Alpha-Lipoic Acid (ALA)


Peer Reviewed

Antioxidant Word Cloud

Alpha-lipoic acid (ALA) is an antioxidant produced by the body that helps neutralize the effects of free radicals on the body. ALA enhances the antioxidant functions of Vitamin C, Vitamin E, and glutathione (an enzyme key to preventing the breakdown of red blood cells resulting in anemia). Plus, ALA assists two important enzymes that are responsible for converting food into energy.

Free radicals are waste products the body creates when food is turned into energy. The body can use some free radicals, but too many can reduce immunity needed to fight infection, cancer, and heart disease. Free radicals are everywhere in our environment, such as car exhaust, radiation, and ultraviolet rays. Alpha-lipoic acid can help the body in the constant fight against the toxic effects of free radicals.

A few of the benefits from ALA may include:

  • Reducing blood cholesterol levels
  • Efficiently removing sugar (glucose) from the blood
  • Assisting the liver to eliminate toxins
  • Blocking cataract formation
  • Decreasing the toxic effects from some drugs used to treat pain.

Some people with diabetes have found alpha-lipoic acid may reduce symptoms associated with nerve damage (eg, pain, burning, numbness). When used with carnitine (an amino acid, protein), ALA may provide an anti-aging effect.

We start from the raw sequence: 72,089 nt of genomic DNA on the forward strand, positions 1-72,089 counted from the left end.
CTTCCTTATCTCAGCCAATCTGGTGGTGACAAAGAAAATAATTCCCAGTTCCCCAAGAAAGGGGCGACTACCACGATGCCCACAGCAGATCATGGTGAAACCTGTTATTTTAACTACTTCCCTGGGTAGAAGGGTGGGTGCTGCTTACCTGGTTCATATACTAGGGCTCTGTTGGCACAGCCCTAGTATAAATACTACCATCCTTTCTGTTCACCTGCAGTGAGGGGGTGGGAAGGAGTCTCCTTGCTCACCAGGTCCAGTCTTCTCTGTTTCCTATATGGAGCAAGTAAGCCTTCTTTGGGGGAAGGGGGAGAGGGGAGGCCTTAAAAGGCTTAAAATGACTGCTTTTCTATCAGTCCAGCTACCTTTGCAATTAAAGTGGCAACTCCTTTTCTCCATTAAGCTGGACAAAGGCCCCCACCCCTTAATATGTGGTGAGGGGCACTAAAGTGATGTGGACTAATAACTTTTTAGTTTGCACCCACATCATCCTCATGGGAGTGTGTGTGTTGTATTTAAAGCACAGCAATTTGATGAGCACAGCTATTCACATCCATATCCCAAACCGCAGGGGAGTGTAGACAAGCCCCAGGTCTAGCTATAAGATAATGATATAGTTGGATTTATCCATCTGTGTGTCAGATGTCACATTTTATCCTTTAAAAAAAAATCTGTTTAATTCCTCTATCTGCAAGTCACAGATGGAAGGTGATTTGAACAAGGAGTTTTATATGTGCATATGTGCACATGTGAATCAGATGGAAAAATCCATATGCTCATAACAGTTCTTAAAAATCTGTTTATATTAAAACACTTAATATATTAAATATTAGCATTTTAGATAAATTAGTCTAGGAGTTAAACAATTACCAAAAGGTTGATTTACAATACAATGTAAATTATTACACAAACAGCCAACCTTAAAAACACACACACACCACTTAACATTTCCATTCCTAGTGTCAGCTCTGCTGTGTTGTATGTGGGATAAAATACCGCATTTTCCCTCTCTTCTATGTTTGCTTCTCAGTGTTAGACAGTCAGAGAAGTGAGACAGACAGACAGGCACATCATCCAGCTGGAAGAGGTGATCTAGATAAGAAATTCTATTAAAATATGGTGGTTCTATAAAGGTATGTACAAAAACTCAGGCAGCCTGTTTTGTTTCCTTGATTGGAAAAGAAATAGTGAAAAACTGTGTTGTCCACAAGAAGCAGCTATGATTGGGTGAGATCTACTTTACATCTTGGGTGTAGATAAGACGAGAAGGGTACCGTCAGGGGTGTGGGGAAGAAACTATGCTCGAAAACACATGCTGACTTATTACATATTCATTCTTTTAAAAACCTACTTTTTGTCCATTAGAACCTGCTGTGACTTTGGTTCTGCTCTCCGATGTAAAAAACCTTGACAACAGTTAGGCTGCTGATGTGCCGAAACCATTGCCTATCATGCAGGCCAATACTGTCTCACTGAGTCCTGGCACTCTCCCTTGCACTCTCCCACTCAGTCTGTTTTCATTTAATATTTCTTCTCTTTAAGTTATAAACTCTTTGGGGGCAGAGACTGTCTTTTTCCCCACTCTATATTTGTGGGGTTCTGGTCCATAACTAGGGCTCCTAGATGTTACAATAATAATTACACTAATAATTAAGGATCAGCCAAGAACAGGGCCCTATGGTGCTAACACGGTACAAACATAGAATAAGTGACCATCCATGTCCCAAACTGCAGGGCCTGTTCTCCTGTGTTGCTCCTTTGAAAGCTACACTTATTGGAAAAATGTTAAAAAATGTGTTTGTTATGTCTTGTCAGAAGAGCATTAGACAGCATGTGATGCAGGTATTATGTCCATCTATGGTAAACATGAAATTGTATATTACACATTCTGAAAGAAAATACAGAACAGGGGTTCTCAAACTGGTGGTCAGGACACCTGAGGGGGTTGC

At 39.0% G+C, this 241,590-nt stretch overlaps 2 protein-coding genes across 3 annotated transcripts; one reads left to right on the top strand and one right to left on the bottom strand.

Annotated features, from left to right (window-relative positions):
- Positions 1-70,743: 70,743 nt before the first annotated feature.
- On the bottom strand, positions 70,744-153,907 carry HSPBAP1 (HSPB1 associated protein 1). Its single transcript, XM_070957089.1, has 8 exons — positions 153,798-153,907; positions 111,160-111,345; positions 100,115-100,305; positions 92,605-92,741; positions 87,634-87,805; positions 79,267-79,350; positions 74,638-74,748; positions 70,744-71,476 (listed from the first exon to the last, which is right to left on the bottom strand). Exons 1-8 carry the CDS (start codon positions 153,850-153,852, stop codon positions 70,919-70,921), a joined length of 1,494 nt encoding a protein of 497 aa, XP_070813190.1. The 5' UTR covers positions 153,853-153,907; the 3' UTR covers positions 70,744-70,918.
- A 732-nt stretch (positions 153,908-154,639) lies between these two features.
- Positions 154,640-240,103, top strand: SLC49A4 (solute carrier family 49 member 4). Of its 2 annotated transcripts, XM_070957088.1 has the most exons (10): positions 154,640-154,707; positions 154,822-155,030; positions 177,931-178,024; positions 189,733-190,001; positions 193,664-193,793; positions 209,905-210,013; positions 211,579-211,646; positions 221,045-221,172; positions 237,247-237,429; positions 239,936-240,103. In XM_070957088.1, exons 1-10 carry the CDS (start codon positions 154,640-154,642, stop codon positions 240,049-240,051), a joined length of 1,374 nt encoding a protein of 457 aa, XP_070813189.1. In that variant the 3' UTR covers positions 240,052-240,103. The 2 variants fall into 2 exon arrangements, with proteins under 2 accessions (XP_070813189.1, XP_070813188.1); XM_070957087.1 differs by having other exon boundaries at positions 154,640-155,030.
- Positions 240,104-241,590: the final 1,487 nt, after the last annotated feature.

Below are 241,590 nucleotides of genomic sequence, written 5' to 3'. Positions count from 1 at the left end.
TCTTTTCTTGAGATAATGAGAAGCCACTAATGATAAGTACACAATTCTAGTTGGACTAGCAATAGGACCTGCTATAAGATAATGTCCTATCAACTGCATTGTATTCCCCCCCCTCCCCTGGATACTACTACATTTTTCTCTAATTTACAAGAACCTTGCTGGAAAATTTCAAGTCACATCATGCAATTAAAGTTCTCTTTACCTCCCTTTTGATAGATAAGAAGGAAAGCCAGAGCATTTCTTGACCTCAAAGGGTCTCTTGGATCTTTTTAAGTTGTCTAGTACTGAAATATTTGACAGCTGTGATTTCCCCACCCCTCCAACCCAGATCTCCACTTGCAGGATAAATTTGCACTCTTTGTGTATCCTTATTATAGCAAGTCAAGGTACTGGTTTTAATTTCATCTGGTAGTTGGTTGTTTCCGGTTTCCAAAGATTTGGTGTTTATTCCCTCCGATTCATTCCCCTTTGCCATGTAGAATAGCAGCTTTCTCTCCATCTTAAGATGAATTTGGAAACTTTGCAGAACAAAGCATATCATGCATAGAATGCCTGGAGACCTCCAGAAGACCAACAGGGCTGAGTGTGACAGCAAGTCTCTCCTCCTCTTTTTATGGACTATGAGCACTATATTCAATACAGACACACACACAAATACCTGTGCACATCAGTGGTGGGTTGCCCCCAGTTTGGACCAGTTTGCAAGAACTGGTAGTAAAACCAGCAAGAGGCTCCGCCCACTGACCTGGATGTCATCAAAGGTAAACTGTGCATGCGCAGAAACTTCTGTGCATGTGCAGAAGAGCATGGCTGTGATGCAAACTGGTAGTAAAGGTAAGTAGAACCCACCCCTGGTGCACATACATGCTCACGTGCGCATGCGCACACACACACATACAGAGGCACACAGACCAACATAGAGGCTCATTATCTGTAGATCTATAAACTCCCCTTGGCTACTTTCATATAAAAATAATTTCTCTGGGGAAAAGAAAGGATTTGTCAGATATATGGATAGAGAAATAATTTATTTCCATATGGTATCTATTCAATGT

Alpha-lipoic acid has the ability to protect and pass into the brain and nerve tissues. This is because ALA is both water and fat-soluble

Sources of Alpha-Lipoic Acid
Yeast, beef, spinach, broccoli, and kidney are good sources. Alpha-lipoic acid is also available in capsule and tablet form in dosages ranging from 30-mg to 100-mg.

Guidelines and Cautions
A recommended daily dose has not been established, although most labeling indicates 50-mg to 100-mg per day as a dietary supplement.

Always consult a medical professional before taking alpha-lipoic acid, especially if any of the following conditions exist:

  • Pregnant or breast-feeding
  • Diabetes
  • Hypoglycemia (low blood sugar)
  • Hepatitis

Disclaimer: Many people report feeling improvement in their condition and/or general well-being taking dietary, vitamin, mineral, and/or herbal supplements. The Editorial Board of, however, cannot endorse such products since most lack peer-reviewed scientific validation of their claims. In most cases an appropriate diet and a "multiple vitamin" will provide the necessary dietary supplements for most individuals. Prior to taking additional dietary, vitamin, mineral, and/or herbal supplements it is recommended that patients consult with their personal physician to discuss their specific supplement requirements.

Updated on: 03/15/16
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Vincent Traynelis, MD
Although many patient's describe improvement in their condition after taking one of the supplements previously described, the Editorial Board is unable to endorse these supplements, as there is insufficient peer reviewed research available. Hopefully the role of these compounds will be better understood once more scientific research is compiled.
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